Regression Trees & Random Forests ML Models

Published by Jared Kunz on

This is a Machine Learning (ML) project written in R Language. It is part of a series I’ve worked on as part of graduate courses I’ve taken or other personal ML and programming projects. While the exercises and problem statements may be perscribed and sometimes related to different courses, the code written, analysis and results are my own. If you see similarities in these exercises with any courses you are taking, please do not copy my code or my analysis verbatim and re-use it in your classes. Please just use my code and analysis as an example of one approach. I plan to expand on these tutorials and go deeper into them, i.e. improve them over time as my knowledge increases and based upon any feedback I receive.

Using the crime data set uscrime.txt, find the best model you can using (a) a regression tree model, and (b) a random forest model. In R, you can use the tree package or the rpart package, and the randomForest package. For each model, describe one or two qualitative takeaways you get from analyzing the results (i.e., don’t just stop when you have a good model, but interpret it too).

To begin, break down the above question

Step 1: Using the crime data set, find the best model you can using

1a) a regression tree model
1b) a random forest model

Step 2: For each model, describe one or two qualitative takeaways you get from analyzing the results (i.e., don’t just stop when you have a good model, but interpret it too).

2a) a regression tree model – one or two qualitative takeaways you get from analyzing the results

2b) a random forest model – one or two qualitative takeaways you get from analyzing the results

Step 1: find the best model you can using 1a) a regression tree model – You can use the tree package or the rpart package:

I decided to use the tree package because it seems more intuitive to me than the rpart package. After some trial and error, I created the following unpruned tree using cross validation with a little more than a 50/50 split (.54 split) of the training and test data:

(My code for this project can be found here on my github

crime_index = sample(1:nrow(crime_data), nrow(crime_data)*.54)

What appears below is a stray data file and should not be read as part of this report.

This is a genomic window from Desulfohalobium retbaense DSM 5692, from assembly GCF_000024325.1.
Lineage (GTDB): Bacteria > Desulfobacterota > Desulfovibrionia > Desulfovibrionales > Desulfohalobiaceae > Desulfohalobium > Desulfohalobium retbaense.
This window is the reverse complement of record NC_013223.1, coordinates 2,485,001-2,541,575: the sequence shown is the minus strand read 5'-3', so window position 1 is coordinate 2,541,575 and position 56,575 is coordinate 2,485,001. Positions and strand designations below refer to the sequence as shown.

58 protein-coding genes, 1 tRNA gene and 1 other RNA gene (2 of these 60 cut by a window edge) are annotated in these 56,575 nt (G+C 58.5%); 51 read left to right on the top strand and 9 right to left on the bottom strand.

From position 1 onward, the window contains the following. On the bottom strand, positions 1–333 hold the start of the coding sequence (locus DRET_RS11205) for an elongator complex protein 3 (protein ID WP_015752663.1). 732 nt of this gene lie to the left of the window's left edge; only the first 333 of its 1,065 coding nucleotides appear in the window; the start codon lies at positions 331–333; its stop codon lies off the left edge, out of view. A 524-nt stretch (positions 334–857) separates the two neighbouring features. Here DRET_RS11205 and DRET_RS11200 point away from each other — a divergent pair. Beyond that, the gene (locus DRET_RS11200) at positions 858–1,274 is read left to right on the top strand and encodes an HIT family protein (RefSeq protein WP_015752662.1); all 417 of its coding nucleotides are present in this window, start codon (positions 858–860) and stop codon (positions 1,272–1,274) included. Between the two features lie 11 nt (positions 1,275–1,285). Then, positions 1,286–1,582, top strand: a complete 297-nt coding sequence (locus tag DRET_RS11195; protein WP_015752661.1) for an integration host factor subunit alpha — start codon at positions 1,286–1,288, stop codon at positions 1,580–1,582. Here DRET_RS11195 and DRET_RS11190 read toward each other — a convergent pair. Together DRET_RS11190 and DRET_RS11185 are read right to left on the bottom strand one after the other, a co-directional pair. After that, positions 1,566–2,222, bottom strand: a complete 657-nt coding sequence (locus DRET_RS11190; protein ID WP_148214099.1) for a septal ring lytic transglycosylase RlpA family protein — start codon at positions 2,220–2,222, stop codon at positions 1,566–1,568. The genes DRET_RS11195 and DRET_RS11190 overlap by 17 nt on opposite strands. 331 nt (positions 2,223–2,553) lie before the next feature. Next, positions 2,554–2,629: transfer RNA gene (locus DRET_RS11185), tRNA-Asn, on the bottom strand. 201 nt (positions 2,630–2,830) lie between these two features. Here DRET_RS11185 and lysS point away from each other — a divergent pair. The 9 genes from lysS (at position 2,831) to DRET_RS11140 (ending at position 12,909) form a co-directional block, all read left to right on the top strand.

crime_train = crime_data[crime_index,]
crime_test = crime_data[-crime_index,]

formula_C_2s = Crime ~ M + So + Ed + Po2 + LF + M.F + Pop +NW + U1 + Wealth + Ineq + Prob + Time

The predictors – response formula I used is based upon reading the data source website and my approach to remove data with “high collinearity”, i.e. Per the user crime data source website:

_“Only one of Po1 and Po2, and only one of U1 and U2, remain in the final regression, because of high collinearity.”

This means to me, only Po1 or Po1 and U1 or U2 should remain in your regression. Based upon my analysis, I preferred to keep Po2 and U1 because Po2 appeared to provide a better initial unpruned tree for pruning and U2 didn’t seem to have any visible effect on the tree structure. Here is some additional information about the unpruned tree:

> rtree_model1 
node), split, n, deviance, yval
      * denotes terminal node

 1) root 47 6881000  905.1  
   2) Po2 < 7.2 23  779200  669.6  
     4) Pop < 22.5 12  243800  550.5  
       8) LF < 0.5675 7   48520  466.9 *
       9) LF > 0.5675 5   77760  667.6 *
     5) Pop > 22.5 11  179500  799.5 *
   3) Po2 > 7.2 24 3604000 1131.0  
     6) NW < 7.65 10  557600  886.9  
      12) Pop < 21.5 5  146400 1049.0 *
      13) Pop > 21.5 5  147800  724.6 *
     7) NW > 7.65 14 2027000 1305.0  
      14) Po2 < 8.9 6  170800 1041.0 *
      15) Po2 > 8.9 8 1125000 1503.0 *

Number of “leaves” shown in the “frame” value:

> rtree_model1$frame
      var  n        dev      yval splits.cutleft splits.cutright
1     Po2 47 6880927.66  905.0851           <7.2            >7.2
2     Pop 23  779243.48  669.6087          <22.5           >22.5
4      LF 12  243811.00  550.5000        <0.5675         >0.5675
8  <leaf>  7   48518.86  466.8571                               
9  <leaf>  5   77757.20  667.6000                               
5  <leaf> 11  179470.73  799.5455                               
3      NW 24 3604162.50 1130.7500          <7.65           >7.65
6     Pop 10  557574.90  886.9000          <21.5           >21.5
12 <leaf>  5  146390.80 1049.2000                               
13 <leaf>  5  147771.20  724.6000                               
7     Po2 14 2027224.93 1304.9286           <8.9            >8.9
14 <leaf>  6  170828.00 1041.0000                               
15 <leaf>  8 1124984.88 1502.8750